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What Is Heartworm Disease?
Heartworm disease is a serious and potentially fatal condition caused by parasitic worms living in the arteries of the lungs and occasionally in the right side of the heart of dogs, cats and other species of mammals, including wolves, foxes, ferrets, sea lions and (in rare instances) humans. Heartworms are classified as nematodes (roundworms) and are filarids, one of many species of roundworms. Dogs and cats of any age or breed are susceptible to infection.
Filarids rely on different insect species to be transported from animal to animal. The specific filarid causing heartworm in dogs and cats is known as Dirofilaria immitis.
Dogs or other animals harboring adult worms are the recognized reservoir of heartworm infection. The disease is spread by mosquitoes that become infected with microfilariae while taking a blood meal from an infected dog. Within the mosquito, the microfilariae mature into the infective larval stage. When the mosquito then bites another dog, cat, or susceptible animal, the larvae are deposited on the skin and actively migrate into the new host. For about 2 months the larvae migrate through the connective tissue, under the skin, then pass into the animal's venous blood stream and are quickly transported to the arteries of the lung. It takes a total of approximately six months for the infective larvae to mature into adult worms that begin producing offspring, microfilariae. Adult heartworms can live for five to seven years in the dog.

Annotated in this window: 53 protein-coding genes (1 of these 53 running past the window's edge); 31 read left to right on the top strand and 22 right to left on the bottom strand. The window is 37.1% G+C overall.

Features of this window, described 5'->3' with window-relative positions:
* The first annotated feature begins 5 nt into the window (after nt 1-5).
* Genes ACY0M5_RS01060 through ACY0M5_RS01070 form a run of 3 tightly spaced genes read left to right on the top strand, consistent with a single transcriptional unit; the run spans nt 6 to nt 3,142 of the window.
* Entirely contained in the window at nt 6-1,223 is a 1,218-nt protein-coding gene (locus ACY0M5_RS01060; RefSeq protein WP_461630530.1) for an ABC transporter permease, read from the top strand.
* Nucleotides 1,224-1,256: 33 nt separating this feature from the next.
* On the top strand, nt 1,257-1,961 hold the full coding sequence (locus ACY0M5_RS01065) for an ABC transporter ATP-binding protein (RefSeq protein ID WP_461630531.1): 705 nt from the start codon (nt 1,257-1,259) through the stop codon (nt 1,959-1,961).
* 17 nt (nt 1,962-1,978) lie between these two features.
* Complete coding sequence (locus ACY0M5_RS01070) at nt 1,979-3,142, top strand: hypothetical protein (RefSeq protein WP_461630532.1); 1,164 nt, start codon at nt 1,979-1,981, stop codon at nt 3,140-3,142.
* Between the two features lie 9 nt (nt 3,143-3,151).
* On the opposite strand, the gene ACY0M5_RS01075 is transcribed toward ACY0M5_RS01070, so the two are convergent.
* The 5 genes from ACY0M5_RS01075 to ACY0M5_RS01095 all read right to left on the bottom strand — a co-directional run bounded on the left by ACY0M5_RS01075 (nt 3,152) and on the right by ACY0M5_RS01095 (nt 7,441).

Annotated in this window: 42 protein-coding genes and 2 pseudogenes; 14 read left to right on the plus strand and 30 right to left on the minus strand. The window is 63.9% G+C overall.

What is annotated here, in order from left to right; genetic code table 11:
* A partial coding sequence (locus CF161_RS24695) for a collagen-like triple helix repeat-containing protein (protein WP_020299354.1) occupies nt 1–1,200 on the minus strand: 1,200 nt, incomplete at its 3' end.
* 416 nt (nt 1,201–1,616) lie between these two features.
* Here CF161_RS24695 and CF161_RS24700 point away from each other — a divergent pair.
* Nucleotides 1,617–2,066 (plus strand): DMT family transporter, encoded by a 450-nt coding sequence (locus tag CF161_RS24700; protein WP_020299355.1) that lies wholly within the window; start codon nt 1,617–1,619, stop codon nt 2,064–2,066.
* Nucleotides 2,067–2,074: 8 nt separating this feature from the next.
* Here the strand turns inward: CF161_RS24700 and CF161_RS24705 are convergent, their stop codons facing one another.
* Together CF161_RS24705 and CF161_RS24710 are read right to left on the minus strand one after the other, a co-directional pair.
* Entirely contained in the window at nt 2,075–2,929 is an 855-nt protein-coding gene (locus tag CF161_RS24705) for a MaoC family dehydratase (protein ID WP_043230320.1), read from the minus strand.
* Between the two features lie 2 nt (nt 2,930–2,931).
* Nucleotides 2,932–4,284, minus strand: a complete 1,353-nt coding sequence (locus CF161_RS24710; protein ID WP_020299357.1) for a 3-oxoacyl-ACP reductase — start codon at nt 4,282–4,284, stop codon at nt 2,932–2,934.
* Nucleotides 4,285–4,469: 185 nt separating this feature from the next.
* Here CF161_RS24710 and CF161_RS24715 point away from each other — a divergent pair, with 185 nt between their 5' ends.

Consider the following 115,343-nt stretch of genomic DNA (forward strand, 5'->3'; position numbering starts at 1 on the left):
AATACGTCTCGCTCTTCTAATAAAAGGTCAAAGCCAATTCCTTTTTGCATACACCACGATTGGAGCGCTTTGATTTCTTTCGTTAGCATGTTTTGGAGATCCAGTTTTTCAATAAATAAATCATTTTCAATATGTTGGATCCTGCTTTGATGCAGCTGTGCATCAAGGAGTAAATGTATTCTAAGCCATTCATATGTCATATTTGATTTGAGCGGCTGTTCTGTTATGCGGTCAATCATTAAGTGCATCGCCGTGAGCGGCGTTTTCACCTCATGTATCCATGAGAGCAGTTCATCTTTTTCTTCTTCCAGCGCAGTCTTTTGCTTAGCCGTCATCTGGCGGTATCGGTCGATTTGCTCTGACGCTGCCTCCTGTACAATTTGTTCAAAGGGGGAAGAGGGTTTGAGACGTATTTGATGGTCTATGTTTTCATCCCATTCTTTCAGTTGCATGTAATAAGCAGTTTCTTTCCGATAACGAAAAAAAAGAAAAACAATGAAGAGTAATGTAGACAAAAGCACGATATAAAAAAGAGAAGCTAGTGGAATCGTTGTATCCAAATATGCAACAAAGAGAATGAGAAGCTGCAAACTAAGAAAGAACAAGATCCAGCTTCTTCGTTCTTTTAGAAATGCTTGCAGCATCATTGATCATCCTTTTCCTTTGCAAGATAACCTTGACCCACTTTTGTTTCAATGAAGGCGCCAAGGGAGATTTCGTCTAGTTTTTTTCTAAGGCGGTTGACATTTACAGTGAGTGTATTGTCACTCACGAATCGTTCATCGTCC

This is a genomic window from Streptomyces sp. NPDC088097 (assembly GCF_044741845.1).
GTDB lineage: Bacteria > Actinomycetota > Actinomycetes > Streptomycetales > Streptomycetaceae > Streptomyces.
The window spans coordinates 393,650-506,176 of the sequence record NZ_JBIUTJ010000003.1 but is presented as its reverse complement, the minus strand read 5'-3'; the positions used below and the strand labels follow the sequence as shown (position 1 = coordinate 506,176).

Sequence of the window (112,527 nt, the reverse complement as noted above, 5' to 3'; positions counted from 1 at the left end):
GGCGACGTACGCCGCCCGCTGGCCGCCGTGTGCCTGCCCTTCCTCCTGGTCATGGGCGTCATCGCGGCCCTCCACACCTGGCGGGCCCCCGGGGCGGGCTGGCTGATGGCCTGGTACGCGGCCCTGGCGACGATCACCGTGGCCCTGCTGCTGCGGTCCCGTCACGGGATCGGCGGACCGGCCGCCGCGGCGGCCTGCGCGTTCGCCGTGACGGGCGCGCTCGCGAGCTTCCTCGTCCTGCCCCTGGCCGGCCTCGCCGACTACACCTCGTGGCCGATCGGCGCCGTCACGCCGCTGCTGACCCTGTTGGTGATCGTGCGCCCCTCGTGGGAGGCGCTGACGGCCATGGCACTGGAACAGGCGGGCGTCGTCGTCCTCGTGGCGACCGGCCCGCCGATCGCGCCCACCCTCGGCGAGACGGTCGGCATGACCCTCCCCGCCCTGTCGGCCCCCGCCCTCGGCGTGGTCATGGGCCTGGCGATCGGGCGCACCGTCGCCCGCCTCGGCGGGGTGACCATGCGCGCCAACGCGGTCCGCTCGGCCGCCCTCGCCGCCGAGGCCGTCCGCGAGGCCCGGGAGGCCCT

In the dog, the larvae progress in their development to an adult form of the worm, and live in the pulmonary vessels, where they continue the life cycle and cause extensive injury. The period of time when heartworms are reproductively capable is referred to as patency. In cats, it takes seven to eight months before adult worms potentially reach patency in the pulmonary vessels, and this is referred to as transient patency, as reproductive capability in the cat is usually very short (months) compared to that of dogs (years). In most cases the cat is not an effective reservoir host, since microfilaria are produced in less than 20% of the cats.
In the cat, the larvae molt as well, but fewer worms survive to adulthood. While dogs may suffer from severe heart and lung damage from heartworm infection, cats typically exhibit minimal changes in the heart. The cat's primary response to the presence of heartworms occurs in the lungs.
Because heartworm disease is preventable, the AHS recommends that pet owners take steps now to talk to their veterinarian about how to best protect their pets from this dangerous disease. Heartworm prevention is safe, easy and inexpensive. While treatment for heartworm disease in dogs is possible, it is a complicated and expensive process, taking weeks for infected animals to recover. There is no effective treatment for heartworm disease in cats, so it is imperative that disease prevention measures be taken for cats.
There are a variety of options for preventing heartworm infection in both dogs and cats, including daily and monthly tablets and chewables, monthly topicals and a six-month injectable product available only for dogs. All of these methods are extremely effective, and when administered properly on a timely schedule, heartworm infection can be completely prevented. These medications interrupt heartworm development before adult worms reach the lungs and cause disease.